YOU (South Africa) - - LIFESTYLE | ADVICE -

All par­ents want the best for their kids, but our lov­ing at­tempts can some­times do more harm than good. Overindulging and over­prais­ing kids won’t do them any favours in the long run. Here are a few strate­gies to help put things in per­spec­tive.

1 REG­U­LAR DOSES OF VI­TA­MIN N “There’s a lack of vi­ta­min N th­ese days – vi­ta­min No,” says US-based psy­chol­o­gist John Rose­mond.

Kids who are overindulged of­ten end up be­ing fussy and de­mand­ing. “They’re never happy with what they have, they al­ways want more. Par­ents need to un­der­stand it’s okay to say no to their kids some­times – in fact, it’s vi­tal. And kids have to know that you can’t be swayed,” says Nikki Bush, au­thor or Fu­ture-proof Your Child. that they re­spect bound­aries and au­thor­ity.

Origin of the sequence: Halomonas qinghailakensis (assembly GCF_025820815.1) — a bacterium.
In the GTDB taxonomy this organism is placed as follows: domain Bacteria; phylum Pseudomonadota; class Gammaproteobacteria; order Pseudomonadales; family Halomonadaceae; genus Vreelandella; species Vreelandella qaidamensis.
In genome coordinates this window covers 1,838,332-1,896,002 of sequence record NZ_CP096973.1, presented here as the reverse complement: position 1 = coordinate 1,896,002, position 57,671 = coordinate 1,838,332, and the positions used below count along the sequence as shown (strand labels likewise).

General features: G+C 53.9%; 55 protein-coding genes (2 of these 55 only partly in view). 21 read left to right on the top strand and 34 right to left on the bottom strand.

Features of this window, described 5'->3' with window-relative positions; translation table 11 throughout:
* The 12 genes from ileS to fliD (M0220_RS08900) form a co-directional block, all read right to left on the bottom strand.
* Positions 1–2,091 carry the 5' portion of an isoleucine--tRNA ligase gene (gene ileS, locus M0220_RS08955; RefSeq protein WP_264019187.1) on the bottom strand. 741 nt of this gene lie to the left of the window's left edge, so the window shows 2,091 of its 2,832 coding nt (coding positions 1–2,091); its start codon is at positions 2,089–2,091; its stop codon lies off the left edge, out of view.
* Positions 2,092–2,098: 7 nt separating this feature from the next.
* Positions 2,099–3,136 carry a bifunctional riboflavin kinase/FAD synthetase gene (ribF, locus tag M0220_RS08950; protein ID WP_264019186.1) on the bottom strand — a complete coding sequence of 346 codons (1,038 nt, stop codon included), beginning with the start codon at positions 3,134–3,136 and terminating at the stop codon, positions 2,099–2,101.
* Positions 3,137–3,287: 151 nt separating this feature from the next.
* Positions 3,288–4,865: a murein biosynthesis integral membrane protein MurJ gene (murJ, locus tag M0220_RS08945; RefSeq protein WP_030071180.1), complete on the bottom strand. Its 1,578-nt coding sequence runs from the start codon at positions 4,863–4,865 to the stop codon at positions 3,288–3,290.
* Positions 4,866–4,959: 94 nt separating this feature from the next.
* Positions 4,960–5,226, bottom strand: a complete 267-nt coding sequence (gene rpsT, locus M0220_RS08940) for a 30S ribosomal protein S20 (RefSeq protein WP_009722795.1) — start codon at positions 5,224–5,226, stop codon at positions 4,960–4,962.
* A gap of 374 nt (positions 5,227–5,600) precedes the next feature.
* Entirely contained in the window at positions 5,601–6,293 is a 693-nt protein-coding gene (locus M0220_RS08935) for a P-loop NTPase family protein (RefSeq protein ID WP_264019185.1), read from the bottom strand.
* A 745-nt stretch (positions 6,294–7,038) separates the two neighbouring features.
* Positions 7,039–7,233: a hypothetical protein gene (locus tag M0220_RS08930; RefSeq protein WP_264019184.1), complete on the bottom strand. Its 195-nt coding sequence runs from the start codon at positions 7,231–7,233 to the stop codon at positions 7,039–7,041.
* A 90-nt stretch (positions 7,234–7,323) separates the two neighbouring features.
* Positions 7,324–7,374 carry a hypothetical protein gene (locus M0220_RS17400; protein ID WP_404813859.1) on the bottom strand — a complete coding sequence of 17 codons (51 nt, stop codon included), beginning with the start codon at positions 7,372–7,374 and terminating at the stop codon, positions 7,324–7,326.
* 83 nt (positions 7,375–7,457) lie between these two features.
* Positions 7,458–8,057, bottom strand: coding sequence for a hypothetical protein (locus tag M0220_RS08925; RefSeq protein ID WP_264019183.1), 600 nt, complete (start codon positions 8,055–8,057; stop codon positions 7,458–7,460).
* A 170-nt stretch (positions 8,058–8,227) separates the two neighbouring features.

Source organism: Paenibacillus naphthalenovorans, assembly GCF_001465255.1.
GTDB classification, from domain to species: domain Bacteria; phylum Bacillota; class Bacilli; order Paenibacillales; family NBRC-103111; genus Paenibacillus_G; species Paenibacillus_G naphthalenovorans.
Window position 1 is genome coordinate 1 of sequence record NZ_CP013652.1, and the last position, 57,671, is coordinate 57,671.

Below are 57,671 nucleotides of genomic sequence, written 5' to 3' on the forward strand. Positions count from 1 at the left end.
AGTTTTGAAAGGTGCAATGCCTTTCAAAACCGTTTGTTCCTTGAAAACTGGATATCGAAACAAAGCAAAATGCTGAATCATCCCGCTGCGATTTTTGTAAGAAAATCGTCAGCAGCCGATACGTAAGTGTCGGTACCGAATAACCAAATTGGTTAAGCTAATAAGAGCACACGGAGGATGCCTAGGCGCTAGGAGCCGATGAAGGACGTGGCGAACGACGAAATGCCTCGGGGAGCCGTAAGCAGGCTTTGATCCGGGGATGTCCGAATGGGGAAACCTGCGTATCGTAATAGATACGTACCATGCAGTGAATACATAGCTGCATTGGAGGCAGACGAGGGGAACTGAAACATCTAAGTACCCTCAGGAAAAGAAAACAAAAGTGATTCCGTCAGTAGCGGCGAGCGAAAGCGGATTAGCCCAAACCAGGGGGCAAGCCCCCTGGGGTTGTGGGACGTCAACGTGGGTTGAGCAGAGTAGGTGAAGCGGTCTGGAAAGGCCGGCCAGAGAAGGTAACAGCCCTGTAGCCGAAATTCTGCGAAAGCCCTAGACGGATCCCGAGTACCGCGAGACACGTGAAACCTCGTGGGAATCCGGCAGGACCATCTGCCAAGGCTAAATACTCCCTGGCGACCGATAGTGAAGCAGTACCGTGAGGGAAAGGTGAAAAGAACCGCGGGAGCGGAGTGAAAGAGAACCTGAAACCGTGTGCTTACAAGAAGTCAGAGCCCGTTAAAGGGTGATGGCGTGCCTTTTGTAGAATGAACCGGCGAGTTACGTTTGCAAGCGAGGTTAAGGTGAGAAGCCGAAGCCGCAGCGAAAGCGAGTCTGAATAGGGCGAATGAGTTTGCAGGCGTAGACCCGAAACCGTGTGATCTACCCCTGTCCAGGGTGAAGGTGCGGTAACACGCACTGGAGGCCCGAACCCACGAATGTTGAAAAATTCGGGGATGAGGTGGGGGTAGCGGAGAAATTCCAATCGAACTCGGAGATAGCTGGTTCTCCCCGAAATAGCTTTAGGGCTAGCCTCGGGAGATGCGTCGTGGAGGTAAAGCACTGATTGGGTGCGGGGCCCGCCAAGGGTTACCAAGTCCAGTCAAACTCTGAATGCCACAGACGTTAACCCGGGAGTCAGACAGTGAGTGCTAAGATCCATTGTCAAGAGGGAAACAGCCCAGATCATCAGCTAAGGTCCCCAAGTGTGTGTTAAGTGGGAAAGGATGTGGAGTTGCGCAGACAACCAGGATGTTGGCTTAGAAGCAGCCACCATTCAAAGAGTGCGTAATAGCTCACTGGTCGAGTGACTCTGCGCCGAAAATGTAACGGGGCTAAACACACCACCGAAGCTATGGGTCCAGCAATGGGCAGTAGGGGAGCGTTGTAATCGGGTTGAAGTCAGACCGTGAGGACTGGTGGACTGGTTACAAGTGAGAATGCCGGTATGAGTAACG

Chil­dren learn by ex­am­ple, Bush says, so be care­ful of in­ad­ver­tently teach­ing your child that it’s okay to dis­re­spect adult au­thor­ity. If you have a prob­lem with your child’s teacher, for ex­am­ple, han­dle it pri­vately – don’t dis­cuss it in front of your child and un­der­mine the teacher’s au­thor­ity.

3 GIVE THEM CHORES Rather than let­ting your kids veg out in front of the TV while you slave away, get them to help around the house.

“Get­ting chil­dren in the habit of pitch­ing in with daily house­hold chores not only en­cour­ages them to step up and do their part at home, it gives them the skills they need to achieve a suc­cess­ful fu­ture,” says Jan­ice Holsinger, US-based par­ent­ing and child­hood ed­u­ca­tion ex­pert.

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